Publisher: Red Adept Publishing, 2013
Cover Design: Streetlight Graphics
Note: I received a free copy of the book in exchange for an honest review.
Jane and Devin Colt are the adult children of the CEO of Quasar Bank Corp., one of the most powerful companies in the galaxy. If their planet had a prince and princess, it would be them.
Devin, a few years the elder, went through a wild phase that Jane knows little about, a phase that ended when their mother, a former politician, was assassinated. Devin and Jane now work dutifully for Quasar. Devin’s work is a little more interesting than Jane’s, though. Jane believes that it’s only the Interstellar Confederation’s ban on artificial intelligence that keeps her employed at all. The only interesting thing in her life is her friend Adam, a seminary student with whom Jane spends her free time debating religion.
The book opens when Devin proposes to his girlfriend, Sarah DeHaven, a rising popular music star. Then everything changes. Jane goes to visit Adam in his apartment—when she enters, an unconscious Adam is being kidnapped from his room by strange robots, who take him out the window and onto a ship—and try to kill her.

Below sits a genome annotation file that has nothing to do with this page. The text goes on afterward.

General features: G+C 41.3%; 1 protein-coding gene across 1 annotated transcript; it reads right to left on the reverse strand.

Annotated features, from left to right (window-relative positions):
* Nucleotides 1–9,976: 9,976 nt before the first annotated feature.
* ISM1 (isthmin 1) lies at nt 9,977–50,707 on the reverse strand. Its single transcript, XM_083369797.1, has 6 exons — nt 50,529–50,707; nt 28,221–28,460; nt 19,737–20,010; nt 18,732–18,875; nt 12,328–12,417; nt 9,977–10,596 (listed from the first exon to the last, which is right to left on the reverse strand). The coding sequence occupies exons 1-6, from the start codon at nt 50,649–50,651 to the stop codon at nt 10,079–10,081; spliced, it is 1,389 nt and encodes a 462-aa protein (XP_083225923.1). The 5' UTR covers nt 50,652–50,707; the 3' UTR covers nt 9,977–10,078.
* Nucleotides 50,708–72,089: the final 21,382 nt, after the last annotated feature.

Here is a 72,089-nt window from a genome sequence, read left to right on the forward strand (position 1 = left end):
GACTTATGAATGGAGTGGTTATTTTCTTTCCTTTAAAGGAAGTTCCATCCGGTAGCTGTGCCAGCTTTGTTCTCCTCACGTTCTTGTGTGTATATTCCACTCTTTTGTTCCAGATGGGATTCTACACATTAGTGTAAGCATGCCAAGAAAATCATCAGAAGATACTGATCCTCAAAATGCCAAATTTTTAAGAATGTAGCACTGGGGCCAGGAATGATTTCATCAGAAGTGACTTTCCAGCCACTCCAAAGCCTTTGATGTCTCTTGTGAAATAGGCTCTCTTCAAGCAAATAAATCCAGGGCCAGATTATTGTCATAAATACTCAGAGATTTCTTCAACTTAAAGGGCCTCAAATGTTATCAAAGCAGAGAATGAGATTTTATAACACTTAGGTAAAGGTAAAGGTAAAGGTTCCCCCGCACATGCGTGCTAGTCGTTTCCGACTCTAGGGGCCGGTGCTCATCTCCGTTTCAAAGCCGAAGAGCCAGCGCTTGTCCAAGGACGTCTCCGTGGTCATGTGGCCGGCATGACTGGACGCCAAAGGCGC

When she reports the kidnapping and the murderous chase, the police have no footage, and she’s told that she must have had a psychotic break. A counselor who is a family friend takes her from the police station—indeed it’s only because she’s a Colt that she’s free to leave. Jane realizes that she needs to play along with the hallucination theory in order to try to find Adam. And she also needs to talk with her brother.
Devin knows his sister is telling the truth. More than that, Devin has suspicions about his fiancee—that she might be more than she appears. But when he tries to share his suspicions with his father, disaster strikes from an unexpected place and shatters Jane and Devin’s world.
Soon, Jane and Devin are fleeing their home planet on an unregistered ship, trying to track down who—or what—is hunting their friends and family. They seek help from illegal hackers, hustlers, and smugglers. They evade government forces, narrowly escape death over and over, and eventually save the galaxy. (Of course they do.)
This book is a science fiction space opera, and it’s also a buddy story. But the buddies are brother and sister, which sets the book apart. The themes of the book—the limits of AI, for example, have been dealt with before, so some readers might find the story somewhat derivative, Asimovian in particular. But it’s still a fun read. After all, if you’re going to have a muse, Asimov isn’t a bad choice.
At the beginning, Jane’s character exasperated me somewhat, with her impatience when debating with Adam and her unwillingness to do more with her life. But much of this exasperation no doubt stemmed from comparing her to her brother, Devin, whose backstory essentially makes him into a superhero against whom no one can compete. As the book progresses, Jane’s character blossoms. And because this book is the first of Fan’s “Jane Colt Trilogy,” I hope Jane continues to do so.